Autism is an increasing common neurological disorder, more and more infants are displaying signs of autism across the spectrum. Dr. David Stevens discusses how antidepressants and other drugs taken by a mother during pregnancy can potentially have a negative impact on the neurological health of the child.
Many medications that are prescribed regularly have known risk factors to babies in the womb. Dr. Stevens suggests that couples who plan to become pregnant make a prenatal visit to the doctor’s office to find out if they are at risk.
“There are certain things your doctor will do during that visit, one of them is to review all your medications both those that have been prescribed and those over-the-counter.”
Meeting with the doctor will allow soon-to-be mothers to understand how the medications they are taking could affect their pregnancy.
“Medications are actually rated according to the risk, or how well they’ve been studied in pregnancy.”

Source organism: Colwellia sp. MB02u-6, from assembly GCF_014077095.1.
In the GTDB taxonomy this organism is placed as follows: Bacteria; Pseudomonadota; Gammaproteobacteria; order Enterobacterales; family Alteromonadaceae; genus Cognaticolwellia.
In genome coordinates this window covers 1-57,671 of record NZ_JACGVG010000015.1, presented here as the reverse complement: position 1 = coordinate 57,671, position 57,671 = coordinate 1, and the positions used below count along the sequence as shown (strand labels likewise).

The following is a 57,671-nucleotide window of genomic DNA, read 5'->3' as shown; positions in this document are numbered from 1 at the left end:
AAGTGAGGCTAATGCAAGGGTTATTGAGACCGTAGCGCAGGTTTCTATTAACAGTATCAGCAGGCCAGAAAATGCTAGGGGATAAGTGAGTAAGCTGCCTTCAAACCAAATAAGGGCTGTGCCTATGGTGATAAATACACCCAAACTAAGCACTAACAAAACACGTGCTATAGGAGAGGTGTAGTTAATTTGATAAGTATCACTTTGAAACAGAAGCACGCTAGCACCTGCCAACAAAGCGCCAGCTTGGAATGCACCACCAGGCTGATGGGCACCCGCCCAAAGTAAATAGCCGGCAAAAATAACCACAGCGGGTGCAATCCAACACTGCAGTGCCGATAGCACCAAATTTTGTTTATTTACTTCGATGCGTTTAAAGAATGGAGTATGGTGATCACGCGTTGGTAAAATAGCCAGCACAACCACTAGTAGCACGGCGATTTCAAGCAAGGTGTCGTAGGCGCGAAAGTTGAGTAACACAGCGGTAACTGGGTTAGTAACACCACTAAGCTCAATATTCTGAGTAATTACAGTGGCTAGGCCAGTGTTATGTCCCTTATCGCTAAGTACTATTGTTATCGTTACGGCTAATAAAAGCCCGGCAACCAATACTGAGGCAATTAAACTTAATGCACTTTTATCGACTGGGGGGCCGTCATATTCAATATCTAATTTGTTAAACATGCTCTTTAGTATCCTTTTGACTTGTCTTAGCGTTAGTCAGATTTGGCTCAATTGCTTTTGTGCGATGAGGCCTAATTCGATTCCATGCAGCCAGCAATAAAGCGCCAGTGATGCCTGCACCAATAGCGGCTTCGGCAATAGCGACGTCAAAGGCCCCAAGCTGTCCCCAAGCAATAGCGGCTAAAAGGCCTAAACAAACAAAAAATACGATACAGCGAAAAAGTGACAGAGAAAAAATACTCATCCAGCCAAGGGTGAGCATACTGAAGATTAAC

Sometimes it’s not always possible to plan ahead during a pregnancy, in that case Dr. Stevens suggests that patients head to the doctor as soon as possible when they suspect they are pregnant.
“The most dangerous time to be on medications in pregnancy is actually in the first twelve weeks, the first trimester, when everything is starting from that one-cell stage and the fetus is developing its organs.”
Sometimes, it can be more dangerous to take a patient off antidepressants than it is to continue to take the drug during pregnancy. Special cases involving extremely depressed patients can garner an exception.
“The doctor has to make those decisions and they are difficult to make because it doesn’t apply to each individual. I’m in no way saying that if you’re on a depressant you should stop them, that is a decision that needs to be made with your obstetrician.”
For any parent, they health of their baby inside the mother’s womb is the highest priority. Take time to understand how your prescription and over-the-counter medications could affect your pregnancy.